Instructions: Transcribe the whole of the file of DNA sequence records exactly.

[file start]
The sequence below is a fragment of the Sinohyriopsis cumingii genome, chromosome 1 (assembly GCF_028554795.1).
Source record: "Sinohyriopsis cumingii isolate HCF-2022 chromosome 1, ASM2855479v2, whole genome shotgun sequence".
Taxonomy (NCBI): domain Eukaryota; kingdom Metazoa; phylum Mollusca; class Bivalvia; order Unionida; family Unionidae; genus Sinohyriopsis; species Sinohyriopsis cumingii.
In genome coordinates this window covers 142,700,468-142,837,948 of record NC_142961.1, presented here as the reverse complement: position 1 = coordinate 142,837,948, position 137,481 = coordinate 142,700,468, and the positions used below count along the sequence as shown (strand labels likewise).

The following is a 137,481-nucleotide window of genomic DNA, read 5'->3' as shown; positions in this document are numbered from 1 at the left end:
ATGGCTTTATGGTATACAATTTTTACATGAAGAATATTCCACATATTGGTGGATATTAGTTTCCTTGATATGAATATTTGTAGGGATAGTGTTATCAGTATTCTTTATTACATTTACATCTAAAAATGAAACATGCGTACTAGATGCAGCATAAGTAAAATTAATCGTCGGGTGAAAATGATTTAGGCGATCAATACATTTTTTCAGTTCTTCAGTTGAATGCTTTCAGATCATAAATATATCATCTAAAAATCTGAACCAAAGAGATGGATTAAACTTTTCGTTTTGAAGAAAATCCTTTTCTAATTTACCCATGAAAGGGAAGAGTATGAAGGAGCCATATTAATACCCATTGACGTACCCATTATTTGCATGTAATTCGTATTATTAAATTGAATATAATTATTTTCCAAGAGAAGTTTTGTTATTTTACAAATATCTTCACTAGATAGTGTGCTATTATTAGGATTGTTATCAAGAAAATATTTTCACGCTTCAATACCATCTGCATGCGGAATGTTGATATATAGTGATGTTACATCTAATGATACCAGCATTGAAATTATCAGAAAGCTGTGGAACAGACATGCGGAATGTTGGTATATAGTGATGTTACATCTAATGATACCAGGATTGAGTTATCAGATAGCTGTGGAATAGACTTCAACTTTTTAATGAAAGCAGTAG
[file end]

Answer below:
The sequence below is a fragment of the Sinohyriopsis cumingii genome, chromosome 1 (assembly GCF_028554795.1).
Source record: "Sinohyriopsis cumingii isolate HCF-2022 chromosome 1, ASM2855479v2, whole genome shotgun sequence".
Taxonomy (NCBI): domain Eukaryota; kingdom Metazoa; phylum Mollusca; class Bivalvia; order Unionida; family Unionidae; genus Sinohyriopsis; species Sinohyriopsis cumingii.
In genome coordinates this window covers 142,700,468-142,837,948 of record NC_142961.1, presented here as the reverse complement: position 1 = coordinate 142,837,948, position 137,481 = coordinate 142,700,468, and the positions used below count along the sequence as shown (strand labels likewise).

The following is a 137,481-nucleotide window of genomic DNA, read 5'->3' as shown; positions in this document are numbered from 1 at the left end:
ATGGCTTTATGGTATACAATTTTTACATGAAGAATATTCCACATATTGGTGGATATTAGTTTCCTTGATATGAATATTTGTAGGGATAGTGTTATCAGTATTCTTTATTACATTTACATCTAAAAATGAAACATGCGTACTAGATGCAGCATAAGTAAAATTAATCGTCGGGTGAAAATGATTTAGGCGATCAATACATTTTTTCAGTTCTTCAGTTGAATGCTTTCAGATCATAAATATATCATCTAAAAATCTGAACCAAAGAGATGGATTAAACTTTTCGTTTTGAAGAAAATCCTTTTCTAATTTACCCATGAAAGGGAAGAGTATGAAGGAGCCATATTAATACCCATTGACGTACCCATTATTTGCATGTAATTCGTATTATTAAATTGAATATAATTATTTTCCAAGAGAAGTTTTGTTATTTTACAAATATCTTCACTAGATAGTGTGCTATTATTAGGATTGTTATCAAGAAAATATTTTCACGCTTCAATACCATCTGCATGCGGAATGTTGATATATAGTGATGTTACATCTAATGATACCAGCATTGAAATTATCAGAAAGCTGTGGAACAGACATGCGGAATGTTGGTATATAGTGATGTTACATCTAATGATACCAGGATTGAGTTATCAGATAGCTGTGGAATAGACTTCAACTTTTTAATGAAAGCAGTAG